Case Study

Reducing out-of-area placements : Avon and Wiltshire Partnership Trust

Reducing the number of out-of-area placements for patients receiving mental health services.

15 May 2024


Avon and Wiltshire Partnership Trust reduced the number of out-of-area placements for patients receiving mental health services, to ensure that all patients across its large footprint could receive care close to home.

Key benefits and outcomes

  • Reduction in out-of-area placements from a peak of 68 in 2020 to an average of 12 by the end of 2023. 
  • No patients in out-of-area placements in December 2023 outside the trust’s geographical boundary.
  • Savings of £7.12 million over three years.

What the organisation faced

Avon and Wiltshire Partnership Trust delivers a range of mental health services, including inpatient services for adults and secure services. These provide support and treatment and aim to help patients become well enough to return to living in their local community. 

The trust covers two ICSs across 1,100 square miles, serving a population of around 1.8 million across Bath and North East Somerset (BaNES), Swindon and Wiltshire, Bristol, North Somerset, and South Gloucestershire.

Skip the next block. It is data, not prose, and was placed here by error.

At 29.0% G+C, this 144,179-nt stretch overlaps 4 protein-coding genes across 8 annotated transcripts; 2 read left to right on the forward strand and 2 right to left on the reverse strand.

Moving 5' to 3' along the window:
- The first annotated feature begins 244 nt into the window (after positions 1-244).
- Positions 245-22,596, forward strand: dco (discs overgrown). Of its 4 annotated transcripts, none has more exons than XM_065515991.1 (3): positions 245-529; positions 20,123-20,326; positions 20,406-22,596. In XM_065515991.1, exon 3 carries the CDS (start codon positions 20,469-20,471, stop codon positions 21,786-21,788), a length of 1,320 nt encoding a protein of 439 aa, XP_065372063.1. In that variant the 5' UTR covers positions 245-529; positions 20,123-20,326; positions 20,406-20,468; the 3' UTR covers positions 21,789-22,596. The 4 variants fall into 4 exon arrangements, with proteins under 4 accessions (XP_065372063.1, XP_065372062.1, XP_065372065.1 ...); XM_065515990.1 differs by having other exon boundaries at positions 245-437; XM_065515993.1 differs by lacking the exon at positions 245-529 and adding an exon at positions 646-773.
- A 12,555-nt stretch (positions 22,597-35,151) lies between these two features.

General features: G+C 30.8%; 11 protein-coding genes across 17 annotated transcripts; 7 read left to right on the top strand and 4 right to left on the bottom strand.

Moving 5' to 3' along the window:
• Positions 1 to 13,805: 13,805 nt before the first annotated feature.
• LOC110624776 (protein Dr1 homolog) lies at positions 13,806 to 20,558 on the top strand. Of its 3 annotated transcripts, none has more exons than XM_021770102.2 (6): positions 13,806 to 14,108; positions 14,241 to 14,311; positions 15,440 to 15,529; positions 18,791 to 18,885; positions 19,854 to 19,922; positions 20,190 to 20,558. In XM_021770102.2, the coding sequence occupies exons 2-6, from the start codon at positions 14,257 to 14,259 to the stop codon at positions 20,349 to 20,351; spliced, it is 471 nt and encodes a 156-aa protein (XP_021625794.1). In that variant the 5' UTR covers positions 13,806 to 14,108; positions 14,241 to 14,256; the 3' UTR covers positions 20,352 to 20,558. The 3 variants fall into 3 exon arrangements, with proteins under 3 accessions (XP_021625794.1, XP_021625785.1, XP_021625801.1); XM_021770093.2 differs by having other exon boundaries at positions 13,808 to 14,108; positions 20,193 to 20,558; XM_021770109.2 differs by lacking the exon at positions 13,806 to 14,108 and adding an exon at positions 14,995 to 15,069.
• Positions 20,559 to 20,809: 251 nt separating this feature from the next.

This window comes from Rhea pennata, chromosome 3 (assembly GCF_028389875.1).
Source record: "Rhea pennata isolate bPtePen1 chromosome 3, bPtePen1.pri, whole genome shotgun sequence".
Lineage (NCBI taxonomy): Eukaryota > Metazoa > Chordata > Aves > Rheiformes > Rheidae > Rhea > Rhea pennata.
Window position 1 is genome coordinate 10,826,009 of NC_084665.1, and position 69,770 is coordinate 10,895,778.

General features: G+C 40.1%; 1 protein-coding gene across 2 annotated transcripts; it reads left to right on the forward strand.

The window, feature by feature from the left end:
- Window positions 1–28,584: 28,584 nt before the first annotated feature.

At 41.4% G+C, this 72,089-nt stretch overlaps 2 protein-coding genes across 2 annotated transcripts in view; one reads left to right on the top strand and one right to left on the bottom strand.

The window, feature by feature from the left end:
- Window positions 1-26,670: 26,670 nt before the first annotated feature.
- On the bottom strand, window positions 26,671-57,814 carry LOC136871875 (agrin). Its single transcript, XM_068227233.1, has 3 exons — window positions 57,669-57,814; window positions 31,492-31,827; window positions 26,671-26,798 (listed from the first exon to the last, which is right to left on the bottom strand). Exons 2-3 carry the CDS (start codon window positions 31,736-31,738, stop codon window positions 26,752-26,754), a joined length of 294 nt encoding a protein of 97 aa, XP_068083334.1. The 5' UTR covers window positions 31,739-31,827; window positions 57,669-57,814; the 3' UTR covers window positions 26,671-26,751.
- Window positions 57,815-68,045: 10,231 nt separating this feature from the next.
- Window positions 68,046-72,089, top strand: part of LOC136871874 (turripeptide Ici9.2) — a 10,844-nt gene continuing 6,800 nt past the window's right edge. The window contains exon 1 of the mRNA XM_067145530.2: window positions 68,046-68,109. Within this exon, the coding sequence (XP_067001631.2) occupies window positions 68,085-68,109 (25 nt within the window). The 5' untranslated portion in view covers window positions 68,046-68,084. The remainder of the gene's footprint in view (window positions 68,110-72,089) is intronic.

This large footprint poses a challenge as it contains both urban and rural geographies, and it means that services are spread out. The location of the trust’s own services, particularly those for inpatient care, mean that patients may be placed far away from home. 

However, in some cases, patients were being placed outside of the trust’s footprint, including some hundreds of miles away. By being placed in an unfamiliar area, this added to the distress that patients were already facing and made it more difficult for their loved ones to visit.